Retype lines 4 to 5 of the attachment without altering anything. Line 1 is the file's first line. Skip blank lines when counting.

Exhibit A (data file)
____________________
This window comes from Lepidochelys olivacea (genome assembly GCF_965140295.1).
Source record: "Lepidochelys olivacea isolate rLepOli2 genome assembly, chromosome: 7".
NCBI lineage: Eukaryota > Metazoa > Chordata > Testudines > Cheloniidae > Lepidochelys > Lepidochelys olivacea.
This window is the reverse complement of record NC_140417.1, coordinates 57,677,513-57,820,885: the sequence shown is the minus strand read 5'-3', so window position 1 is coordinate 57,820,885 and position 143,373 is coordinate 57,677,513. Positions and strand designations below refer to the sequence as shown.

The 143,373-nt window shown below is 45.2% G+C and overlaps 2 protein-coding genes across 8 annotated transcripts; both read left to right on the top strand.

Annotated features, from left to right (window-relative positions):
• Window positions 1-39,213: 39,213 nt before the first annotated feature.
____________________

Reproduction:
This window is the reverse complement of record NC_140417.1, coordinates 57,677,513-57,820,885: the sequence shown is the minus strand read 5'-3', so window position 1 is coordinate 57,820,885 and position 143,373 is coordinate 57,677,513. Positions and strand designations below refer to the sequence as shown.

The 143,373-nt window shown below is 45.2% G+C and overlaps 2 protein-coding genes across 8 annotated transcripts; both read left to right on the top strand.